Moldova’s Communist-led government has said it would submit its resignation at the opening of a new parliament this week.
The declaration was drafted at the government’s final meeting and is to be handed in at the session on August 28 in the ex-Soviet republic.
For the first time since 2001, the assembly will not be dominated by the Communists — which have pursued varying policies of closer ties with Moscow and integration with Europe. Led by outgoing President Vladimir Voronin, they now control 48 of the 101 seats.
But it is not certain that a grouping of four opposition parties dubbed the Alliance for European Integration, with 53 seats, will be able to form an alternative government.
Current Prime Minister Zinaida Greceanii will remain as acting head of government. Analysts say she could remain in position for a lengthy period if the other parties fail to clinch an agreement.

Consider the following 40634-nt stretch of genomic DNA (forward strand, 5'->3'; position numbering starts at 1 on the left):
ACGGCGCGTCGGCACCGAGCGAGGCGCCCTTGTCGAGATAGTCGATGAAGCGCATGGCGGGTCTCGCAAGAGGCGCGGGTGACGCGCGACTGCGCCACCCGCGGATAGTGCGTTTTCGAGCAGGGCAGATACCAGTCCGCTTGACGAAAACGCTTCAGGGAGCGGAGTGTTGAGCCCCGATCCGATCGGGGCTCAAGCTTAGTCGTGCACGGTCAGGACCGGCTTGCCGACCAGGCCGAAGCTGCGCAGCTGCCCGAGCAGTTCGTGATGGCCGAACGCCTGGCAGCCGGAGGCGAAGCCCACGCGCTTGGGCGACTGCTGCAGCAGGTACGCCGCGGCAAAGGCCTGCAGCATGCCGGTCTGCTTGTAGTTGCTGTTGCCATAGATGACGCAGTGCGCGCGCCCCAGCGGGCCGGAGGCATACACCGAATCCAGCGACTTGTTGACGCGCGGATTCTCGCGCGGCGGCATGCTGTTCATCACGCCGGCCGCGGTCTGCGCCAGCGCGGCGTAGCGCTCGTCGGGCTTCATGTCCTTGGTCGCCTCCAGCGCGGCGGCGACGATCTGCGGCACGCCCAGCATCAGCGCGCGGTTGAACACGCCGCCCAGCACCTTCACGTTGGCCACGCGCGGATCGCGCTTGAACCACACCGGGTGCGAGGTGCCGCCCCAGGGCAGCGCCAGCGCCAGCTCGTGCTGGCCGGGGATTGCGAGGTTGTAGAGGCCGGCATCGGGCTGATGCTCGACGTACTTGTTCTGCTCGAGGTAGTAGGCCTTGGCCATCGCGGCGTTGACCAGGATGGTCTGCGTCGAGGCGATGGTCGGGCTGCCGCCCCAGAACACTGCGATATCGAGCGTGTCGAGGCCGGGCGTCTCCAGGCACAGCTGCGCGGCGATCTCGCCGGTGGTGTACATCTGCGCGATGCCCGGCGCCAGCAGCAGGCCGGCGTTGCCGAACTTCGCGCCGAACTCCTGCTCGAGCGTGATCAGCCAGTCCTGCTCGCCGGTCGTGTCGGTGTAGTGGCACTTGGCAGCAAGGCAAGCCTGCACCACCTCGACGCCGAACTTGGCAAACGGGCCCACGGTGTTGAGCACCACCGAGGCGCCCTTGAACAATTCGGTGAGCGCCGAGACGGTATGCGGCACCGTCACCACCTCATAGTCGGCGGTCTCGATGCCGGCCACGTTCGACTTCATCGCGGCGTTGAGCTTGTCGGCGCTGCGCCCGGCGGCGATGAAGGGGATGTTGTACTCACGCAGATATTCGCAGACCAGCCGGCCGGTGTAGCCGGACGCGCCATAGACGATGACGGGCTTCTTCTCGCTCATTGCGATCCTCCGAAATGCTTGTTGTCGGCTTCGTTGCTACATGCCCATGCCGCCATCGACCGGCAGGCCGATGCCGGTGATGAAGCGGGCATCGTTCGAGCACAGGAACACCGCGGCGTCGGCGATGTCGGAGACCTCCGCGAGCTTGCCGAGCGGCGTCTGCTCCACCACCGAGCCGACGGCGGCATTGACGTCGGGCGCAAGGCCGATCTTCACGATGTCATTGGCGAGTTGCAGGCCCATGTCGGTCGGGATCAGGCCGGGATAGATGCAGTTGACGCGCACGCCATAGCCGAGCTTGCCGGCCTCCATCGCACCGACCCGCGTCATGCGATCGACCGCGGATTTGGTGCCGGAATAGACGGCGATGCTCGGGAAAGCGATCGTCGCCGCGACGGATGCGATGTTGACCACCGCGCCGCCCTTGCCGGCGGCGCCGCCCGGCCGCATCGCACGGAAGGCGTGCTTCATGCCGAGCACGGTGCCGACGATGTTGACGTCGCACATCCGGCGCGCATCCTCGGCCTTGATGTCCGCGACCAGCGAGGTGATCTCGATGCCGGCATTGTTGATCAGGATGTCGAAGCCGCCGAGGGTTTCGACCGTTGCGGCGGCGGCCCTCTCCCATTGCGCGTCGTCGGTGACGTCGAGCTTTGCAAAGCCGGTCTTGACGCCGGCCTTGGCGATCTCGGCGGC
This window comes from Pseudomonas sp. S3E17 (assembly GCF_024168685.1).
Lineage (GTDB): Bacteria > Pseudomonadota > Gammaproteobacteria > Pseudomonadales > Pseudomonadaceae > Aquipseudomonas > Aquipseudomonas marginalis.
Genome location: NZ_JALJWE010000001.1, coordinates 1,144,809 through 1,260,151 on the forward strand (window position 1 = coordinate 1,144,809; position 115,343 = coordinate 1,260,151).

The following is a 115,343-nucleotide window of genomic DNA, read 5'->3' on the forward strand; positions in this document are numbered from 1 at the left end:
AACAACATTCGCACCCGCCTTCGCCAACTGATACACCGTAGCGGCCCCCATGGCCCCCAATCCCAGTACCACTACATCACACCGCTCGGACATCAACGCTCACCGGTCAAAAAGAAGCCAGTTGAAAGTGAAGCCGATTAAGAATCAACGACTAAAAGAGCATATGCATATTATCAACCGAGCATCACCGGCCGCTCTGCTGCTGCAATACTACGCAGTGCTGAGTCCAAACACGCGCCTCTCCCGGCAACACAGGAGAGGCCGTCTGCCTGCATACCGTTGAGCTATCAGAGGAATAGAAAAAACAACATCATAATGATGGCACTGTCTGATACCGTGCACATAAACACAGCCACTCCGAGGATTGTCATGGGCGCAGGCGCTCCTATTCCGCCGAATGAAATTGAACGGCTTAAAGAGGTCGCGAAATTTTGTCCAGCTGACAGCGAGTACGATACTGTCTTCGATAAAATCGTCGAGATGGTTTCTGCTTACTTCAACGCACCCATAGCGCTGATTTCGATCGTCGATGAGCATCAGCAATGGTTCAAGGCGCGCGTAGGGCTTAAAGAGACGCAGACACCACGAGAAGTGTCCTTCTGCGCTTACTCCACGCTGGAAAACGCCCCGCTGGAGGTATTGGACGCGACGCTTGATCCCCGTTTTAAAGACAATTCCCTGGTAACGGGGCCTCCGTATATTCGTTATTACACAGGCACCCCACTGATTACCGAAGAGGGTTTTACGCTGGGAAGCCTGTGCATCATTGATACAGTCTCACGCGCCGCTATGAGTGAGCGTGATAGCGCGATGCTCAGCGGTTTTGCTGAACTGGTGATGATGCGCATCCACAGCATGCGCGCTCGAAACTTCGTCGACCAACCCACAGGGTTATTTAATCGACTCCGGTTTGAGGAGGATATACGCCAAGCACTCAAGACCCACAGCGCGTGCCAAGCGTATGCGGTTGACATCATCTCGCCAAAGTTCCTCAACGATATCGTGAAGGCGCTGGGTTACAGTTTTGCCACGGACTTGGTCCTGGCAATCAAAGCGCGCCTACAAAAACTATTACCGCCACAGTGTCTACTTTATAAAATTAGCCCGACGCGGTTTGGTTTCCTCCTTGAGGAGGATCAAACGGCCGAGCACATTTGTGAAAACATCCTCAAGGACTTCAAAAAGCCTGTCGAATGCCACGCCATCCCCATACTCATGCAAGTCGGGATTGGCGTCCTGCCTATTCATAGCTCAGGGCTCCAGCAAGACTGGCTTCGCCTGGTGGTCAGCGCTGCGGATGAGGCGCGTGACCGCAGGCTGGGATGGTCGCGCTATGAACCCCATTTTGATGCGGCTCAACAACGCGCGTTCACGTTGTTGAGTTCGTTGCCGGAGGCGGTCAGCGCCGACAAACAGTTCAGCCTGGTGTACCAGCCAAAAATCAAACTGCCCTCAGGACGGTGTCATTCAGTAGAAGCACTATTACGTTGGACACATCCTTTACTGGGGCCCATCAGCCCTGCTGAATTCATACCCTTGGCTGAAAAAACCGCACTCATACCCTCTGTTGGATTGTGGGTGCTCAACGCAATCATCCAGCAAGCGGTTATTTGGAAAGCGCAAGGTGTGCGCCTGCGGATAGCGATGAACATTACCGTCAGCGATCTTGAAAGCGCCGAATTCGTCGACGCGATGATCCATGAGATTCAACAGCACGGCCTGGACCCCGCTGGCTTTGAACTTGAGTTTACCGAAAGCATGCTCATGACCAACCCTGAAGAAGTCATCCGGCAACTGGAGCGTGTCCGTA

The opposition has enough votes to elect a speaker and form a government, but 61 votes are needed to elect a new president.
The Communists came first in an April parliamentary election — prompting violent protests by disaffected young urban voters — but their subsequent failure to get the 61 votes that forced last month’s early election.
A source within one of the opposition coalition parties said talks on forming a coalition were running into difficulties over the insistence by the Democratic Party that its leader — Marian Lupu, a Communist defector — be named speaker.